Three-aisled basilica, with a narthex on the north side. It is located a short distance from Agios Stefanos. The first phase of the church’s construction took place in the 11th century and concerns only a small part of the eastern wall. Other phases of construction followed, the most interesting of which is that of the 19th century. The church seems to have been renovated during the Turkish occupation, preserving the old sanctuary vault. During that period the church was considerably extended and the interior was decorated in the manner of the mansions. The roof is vaulted, supported by wooden columns and housing the high altar.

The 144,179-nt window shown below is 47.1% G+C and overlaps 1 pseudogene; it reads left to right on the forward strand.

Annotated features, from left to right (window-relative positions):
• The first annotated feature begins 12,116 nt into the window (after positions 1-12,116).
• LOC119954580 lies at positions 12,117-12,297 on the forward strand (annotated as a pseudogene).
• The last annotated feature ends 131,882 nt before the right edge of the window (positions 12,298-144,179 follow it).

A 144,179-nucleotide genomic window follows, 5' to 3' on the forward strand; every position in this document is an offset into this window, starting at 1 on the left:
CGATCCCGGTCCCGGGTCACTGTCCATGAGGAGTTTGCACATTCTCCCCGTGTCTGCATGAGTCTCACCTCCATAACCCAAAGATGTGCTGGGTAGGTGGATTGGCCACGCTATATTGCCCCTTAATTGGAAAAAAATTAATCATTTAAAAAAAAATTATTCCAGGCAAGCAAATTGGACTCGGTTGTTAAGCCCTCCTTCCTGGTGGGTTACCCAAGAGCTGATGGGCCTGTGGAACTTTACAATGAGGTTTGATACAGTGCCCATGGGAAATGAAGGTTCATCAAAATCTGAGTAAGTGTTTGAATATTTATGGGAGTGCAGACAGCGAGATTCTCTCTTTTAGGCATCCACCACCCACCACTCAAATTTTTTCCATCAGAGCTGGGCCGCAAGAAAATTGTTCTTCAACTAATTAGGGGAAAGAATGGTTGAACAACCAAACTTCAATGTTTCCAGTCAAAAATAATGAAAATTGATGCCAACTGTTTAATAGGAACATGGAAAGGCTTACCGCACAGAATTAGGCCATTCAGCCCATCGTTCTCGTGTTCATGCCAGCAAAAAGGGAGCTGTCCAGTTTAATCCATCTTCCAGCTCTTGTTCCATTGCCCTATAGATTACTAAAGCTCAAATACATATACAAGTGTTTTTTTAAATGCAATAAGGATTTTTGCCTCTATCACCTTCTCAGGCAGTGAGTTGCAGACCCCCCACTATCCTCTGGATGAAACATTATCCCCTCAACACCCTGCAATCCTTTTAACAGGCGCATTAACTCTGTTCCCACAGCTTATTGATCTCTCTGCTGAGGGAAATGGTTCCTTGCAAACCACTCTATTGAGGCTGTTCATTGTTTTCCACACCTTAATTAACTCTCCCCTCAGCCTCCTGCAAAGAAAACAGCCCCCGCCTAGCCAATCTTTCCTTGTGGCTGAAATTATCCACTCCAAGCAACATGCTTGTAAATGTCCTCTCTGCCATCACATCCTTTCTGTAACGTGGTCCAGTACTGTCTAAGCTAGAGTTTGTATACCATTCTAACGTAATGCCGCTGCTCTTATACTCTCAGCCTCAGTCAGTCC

Here, in 1083, when Alexius I defeated the Normans, a capitulation was made by General Palaeologus III with Vryennios and those of the Normans who joined the Byzantine army were gathered. According to a manuscript by Grammatikos Papamantzaris, at the time of the first archpriesthood of Nikephoros (1841), Agios Georgios of Politia served as a metropolitan church. After 1843, Agios Thomas served as a metropolitan church, and after 1851, the current church of the Assumption of the Virgin. According to the same source, this church was used for the wedding and funeral ceremonies of the city’s rulers.